Quakes' Windle keeps JetHawks guessing

No. 7 Dodgers prospect allows three hits in seven shutout frames

Tom Windle dropped his ERA to 3.52 in four starts against Lancaster this season with Thursday's win. (Megan Casselle)

By Tyler Maun / MiLB.com | June 13, 2014 2:45 AM ET

Tom Windle is well acquainted with the Lancaster JetHawks and their talented lineup, but Thursday night, he didn't look much like the guy they'd seen before.

The Dodgers' No. 7 prospect pitched seven shutout innings, allowing just three hits and a walk while striking out four as Class A Advanced Rancho Cucamonga beat Lancaster, 4-2.

Windle had faced the JetHawks on three prior occasions this season and gone 1-1 with a 5.06 ERA against them. In his last start against Lancaster on June 2, the left-hander worked four scoreless innings before stumbling in the fifth, giving up six runs -- four earned -- in the loss.

In their fourth matchup, though, Windle (5-4) came prepared to keep the powerful JetHawks off balance.

"I thought I was really productive today with my pitch counts," he said. "I threw all three pitches for strikes and attacked batters. I have to give credit to my catcher, Tyler Ogle. He called a great game from behind, and we worked really well tonight.

"This is my fourth time facing them, so I have an idea of what some of their approaches are. They mix it. They had a ton of lefties and righties in there. I was going in on righties and away on lefties while mixing my changeup in more than I have and going with that approach."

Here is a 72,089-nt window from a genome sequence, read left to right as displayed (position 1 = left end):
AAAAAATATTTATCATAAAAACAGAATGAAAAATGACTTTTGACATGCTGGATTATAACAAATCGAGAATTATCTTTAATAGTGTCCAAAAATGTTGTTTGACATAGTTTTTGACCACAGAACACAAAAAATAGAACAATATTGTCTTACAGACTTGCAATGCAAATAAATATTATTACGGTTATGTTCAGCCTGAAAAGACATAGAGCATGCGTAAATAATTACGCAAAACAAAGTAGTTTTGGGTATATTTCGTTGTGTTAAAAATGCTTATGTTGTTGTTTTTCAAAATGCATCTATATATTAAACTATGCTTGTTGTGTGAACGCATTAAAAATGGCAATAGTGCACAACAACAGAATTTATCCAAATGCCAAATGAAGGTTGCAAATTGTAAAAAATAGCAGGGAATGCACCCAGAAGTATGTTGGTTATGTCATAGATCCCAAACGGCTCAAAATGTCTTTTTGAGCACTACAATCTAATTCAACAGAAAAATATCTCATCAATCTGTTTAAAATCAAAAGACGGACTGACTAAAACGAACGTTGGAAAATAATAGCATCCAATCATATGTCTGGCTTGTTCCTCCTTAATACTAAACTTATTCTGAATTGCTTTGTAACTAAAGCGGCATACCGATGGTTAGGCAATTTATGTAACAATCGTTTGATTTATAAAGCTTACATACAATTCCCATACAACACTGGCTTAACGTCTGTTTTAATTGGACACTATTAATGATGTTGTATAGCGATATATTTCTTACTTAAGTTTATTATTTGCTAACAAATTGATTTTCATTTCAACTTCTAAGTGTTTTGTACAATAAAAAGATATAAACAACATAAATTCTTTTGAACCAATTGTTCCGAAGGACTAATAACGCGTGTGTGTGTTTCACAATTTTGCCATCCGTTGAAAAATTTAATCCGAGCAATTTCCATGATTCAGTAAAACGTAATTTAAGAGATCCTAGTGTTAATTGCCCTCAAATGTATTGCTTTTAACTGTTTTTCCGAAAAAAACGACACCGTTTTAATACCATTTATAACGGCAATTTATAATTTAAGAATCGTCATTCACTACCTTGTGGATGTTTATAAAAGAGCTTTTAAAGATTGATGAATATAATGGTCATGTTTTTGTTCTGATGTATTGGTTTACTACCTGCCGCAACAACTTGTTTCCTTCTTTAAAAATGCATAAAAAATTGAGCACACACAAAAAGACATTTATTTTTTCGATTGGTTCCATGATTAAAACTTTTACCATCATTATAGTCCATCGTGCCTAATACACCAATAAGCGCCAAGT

With last year's top overall Draft selection Mark Appel opposing him, Windle waited through a lengthy but scoreless top of the first inning to get to the mound. Then after retiring Lancaster in order, he did the same in the second.

Appel threw 34 pitches in a four-run Quakes second, surrendering a leadoff homer to Aaron Miller and RBI doubles by James Baldwin and Brandon Dixon. The struggles of the Astros' No. 2 prospect struggles continued in the loss. Appel (0-2) made it through just three innings, charged with four runs on six hits while striking out three and walking one.

"Our guys have been taking good swings against him," Windle said. "From what they were saying, he was throwing all of his pitches for strikes. What I've noticed -- he's pitched against us twice now -- we have had a few bleeders, but we've also taken advantage of times when we've had guys on base. That's what I think has helped us put runs on the board."

With the early support, Windle cruised. Only one JetHawks player made it to scoring position against the southpaw, and he retired the side in order in three of seven innings. Despite having seen Lancaster for 23 of his 68 2/3 total innings pitched this season, the University of Minnesota product didn't shy away from the familiarity.

"It's probably more difficult [for a pitcher], but we both have records on each other," Windle said. "We know what we do when we face each other. At times, they might get me, but I think when I can look back at charts and talk gameplans with my coach and catcher, we can figure out how I'm going to attack them."

Tyler Maun is a contributor to MiLB.com. Follow him on Twitter @TylerMaun. This story was not subject to the approval of the National Association of Professional Baseball Leagues or its clubs.

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